The writer introduced and concluded this discourse, as he did the others, with statements suggesting that Jesus delivered this address on one specific occasion (cf. Matthew 5:1; Matthew 7:28-29). The last two discourses in Matthew were responses to questions from the disciples (Matthew 18:1; cf. Matthew 24:1-3).
"At that time" probably means "in that stage of Jesus’ ministry" (cf. Matthew 10:19; Matthew 26:45). The preceding revelations about the King and the kingdom led the disciples, probably the Twelve, to express interest in who would be greatest in the kingdom (cf. Mark 9:33-38; Luke 9:46-48). Perhaps Peter’s leadership among the disciples and Peter, James, and John’s privilege of seeing Jesus transfigured made this one of their growing concerns. Jesus had taught that there would be distinctions in the kingdom (Matthew 5:19; Matthew 10:32-33). If Jesus gave this teaching in Peter’s house, the child may have been his (cf. Matthew 17:25; Mark 9:33), but this is only a possibility.
In any case what Jesus did in setting a child forward as an example for adults to follow was shocking in His day. People of the ancient Near East regarded children as inferior to adults. They did not receive the consideration that adults enjoyed until they reached adult status. Children were to look to adults as examples to follow. Now Jesus turned the tables and urged His disciples to follow the example of a child. To do so would require humility indeed.
The introduction of the theme of humility 18:1-4 (cf. Mark 9:33-36; Luke 9:46-47)
Jesus announced His revolutionary words with a solemn introductory formula (cf. Matthew 5:18). He said it was necessary that His disciples change and became as little children. The word "converted" in the NASB is misleading. Jesus was not speaking about "getting saved." Childlikeness was necessary for entrance into the messianic kingdom. Children have many characteristics that distinguish them from adults, but because of the disciples’ concern with position in the kingdom and the teaching that follows, humility is clearly in view. Young children have little concern about their personal prestige and position in relation to other people.
In one sense the disciples had already humbled themselves as children when they believed on Jesus. This gave them access to the kingdom. However in another sense they had abandoned that attitude when they became concerned about their status in the kingdom. They needed to return to their former childlike attitude. Similarly they had exercised great power through simple faith in Jesus, but as time passed they got away from depending on Him, lost their power, and needed to return to dependent faith. Likewise Peter had made a great confession of faith in Jesus, but shortly after that he regressed and failed to submit to Jesus.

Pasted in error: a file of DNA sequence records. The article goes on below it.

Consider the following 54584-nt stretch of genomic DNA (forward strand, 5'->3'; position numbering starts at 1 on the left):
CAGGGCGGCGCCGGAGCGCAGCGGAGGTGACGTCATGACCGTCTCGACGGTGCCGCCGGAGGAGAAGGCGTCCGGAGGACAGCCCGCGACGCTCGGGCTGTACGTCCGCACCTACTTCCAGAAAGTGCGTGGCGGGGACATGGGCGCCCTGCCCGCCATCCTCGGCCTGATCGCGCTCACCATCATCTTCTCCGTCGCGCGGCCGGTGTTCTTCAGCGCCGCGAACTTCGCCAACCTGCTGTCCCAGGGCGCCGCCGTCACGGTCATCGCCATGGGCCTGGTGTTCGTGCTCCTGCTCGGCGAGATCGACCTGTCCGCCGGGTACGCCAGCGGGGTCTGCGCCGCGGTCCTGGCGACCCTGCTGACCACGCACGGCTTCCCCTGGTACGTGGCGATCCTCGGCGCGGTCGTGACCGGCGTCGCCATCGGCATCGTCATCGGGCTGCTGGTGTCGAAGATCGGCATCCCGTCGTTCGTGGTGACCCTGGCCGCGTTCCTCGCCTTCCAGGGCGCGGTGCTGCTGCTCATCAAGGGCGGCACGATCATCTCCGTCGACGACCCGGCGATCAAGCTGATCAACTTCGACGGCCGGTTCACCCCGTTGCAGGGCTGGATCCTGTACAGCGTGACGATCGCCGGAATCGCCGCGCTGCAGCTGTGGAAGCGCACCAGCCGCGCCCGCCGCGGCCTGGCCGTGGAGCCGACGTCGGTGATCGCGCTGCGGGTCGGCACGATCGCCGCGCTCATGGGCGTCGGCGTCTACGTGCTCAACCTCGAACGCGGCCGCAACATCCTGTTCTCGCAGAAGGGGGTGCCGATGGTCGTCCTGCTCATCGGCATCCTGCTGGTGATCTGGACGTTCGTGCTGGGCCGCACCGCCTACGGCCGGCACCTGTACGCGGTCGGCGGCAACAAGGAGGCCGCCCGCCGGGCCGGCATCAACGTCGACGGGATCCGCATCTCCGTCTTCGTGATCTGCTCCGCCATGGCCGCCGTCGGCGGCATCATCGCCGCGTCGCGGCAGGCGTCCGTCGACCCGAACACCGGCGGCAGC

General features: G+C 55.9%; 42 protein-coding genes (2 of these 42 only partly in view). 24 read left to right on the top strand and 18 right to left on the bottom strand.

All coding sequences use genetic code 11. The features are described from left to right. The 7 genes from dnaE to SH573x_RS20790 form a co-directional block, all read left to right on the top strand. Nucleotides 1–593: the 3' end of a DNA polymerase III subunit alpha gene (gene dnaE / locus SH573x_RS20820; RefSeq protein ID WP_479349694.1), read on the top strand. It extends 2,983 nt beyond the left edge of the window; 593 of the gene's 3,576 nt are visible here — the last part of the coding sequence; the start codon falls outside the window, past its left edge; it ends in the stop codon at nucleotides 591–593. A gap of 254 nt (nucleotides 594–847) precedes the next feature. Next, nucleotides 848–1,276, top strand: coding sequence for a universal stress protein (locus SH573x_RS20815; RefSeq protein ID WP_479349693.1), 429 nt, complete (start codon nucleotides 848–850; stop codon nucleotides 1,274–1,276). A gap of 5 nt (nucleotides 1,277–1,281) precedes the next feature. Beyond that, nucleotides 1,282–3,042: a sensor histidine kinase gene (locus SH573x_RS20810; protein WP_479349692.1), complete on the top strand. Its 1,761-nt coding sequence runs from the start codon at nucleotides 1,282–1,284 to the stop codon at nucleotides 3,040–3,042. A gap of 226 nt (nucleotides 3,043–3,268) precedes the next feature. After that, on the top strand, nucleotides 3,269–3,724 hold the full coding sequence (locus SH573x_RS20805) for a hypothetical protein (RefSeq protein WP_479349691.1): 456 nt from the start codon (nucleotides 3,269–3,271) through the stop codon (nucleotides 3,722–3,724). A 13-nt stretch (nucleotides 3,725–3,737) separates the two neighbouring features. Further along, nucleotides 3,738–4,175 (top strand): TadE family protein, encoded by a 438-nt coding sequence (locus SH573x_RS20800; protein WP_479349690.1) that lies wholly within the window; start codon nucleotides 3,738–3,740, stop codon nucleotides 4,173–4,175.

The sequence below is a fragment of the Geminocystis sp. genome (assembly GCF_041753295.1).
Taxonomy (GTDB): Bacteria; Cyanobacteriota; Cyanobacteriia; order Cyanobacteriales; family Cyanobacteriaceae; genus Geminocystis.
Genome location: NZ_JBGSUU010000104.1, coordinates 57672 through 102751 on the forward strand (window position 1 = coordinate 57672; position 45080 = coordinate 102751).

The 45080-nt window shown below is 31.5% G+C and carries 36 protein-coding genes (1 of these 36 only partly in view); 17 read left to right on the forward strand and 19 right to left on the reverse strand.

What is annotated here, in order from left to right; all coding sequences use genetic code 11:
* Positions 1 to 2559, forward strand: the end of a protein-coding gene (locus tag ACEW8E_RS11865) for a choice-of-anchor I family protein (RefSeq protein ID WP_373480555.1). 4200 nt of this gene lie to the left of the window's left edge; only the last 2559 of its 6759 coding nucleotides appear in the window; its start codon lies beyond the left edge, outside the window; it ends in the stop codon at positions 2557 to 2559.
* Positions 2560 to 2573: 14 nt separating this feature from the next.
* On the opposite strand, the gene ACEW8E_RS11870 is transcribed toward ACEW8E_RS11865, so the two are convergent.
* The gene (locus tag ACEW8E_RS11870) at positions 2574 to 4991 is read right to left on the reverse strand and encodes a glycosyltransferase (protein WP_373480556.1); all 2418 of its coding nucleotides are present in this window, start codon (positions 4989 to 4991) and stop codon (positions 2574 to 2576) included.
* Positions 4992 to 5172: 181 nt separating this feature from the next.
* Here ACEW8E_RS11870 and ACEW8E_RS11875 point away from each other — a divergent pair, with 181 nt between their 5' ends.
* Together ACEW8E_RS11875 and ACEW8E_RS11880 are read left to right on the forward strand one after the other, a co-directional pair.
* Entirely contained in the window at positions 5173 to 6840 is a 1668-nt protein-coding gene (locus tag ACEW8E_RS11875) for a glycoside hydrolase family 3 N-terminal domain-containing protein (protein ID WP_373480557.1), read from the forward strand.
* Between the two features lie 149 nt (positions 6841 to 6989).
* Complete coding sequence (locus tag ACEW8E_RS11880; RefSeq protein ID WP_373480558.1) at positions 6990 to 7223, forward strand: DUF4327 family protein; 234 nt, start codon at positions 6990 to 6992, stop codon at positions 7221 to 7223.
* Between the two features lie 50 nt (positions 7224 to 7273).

Matthew 18:3 also clarifies that the kingdom was still future when Jesus said these words. [Note: Cf. Montefiore, The Synoptic . . ., 2:247.] The disciple who humbled himself as a little child would be the greatest in the kingdom. Greatness in the kingdom was what these disciples wanted (Matthew 18:1). Jesus had previously commended childlike characteristics to His disciples (Matthew 5:3; Matthew 11:25).
Since Jesus was speaking to disciples who believed on Him (Matthew 16:16), it appears that He used the polar expressions "not enter the kingdom" and "greatest in the kingdom" to clarify His point. His point was the importance of humility. Jesus had previously said that if the disciple’s eye caused him to stumble he should gouge it out (Matthew 18:9; cf. Matthew 5:29). That was a similar extreme statement (hyperbole) made to clarify a point.
The child in view in these verses is not a literal child but the disciple who has humbled himself or herself and in so doing has become childlike (Matthew 18:3-4). Jesus was speaking of receiving a humble disciple of His in Matthew 18:5. (Jesus taught the importance of receiving a little child in Mark 9:36-37 and Luke 9:48.) Whoever does this "in Jesus’ name" welcomes the disciple because he or she is one of Jesus’ disciples, not because that one is personally superior, influential, or prominent. The person who welcomes one of Jesus’ humble disciples simply for Jesus’ sake virtually welcomes Jesus Himself (cf. Matthew 10:42). In this context, as well as in chapter 10, Jesus was speaking of welcoming in the sense of extending hospitality with its attendant encouragement and support. "To receive" (Gr. dekomai) means to receive into fellowship. [Note: Thayer, s.v. "dekomai," p. 130.]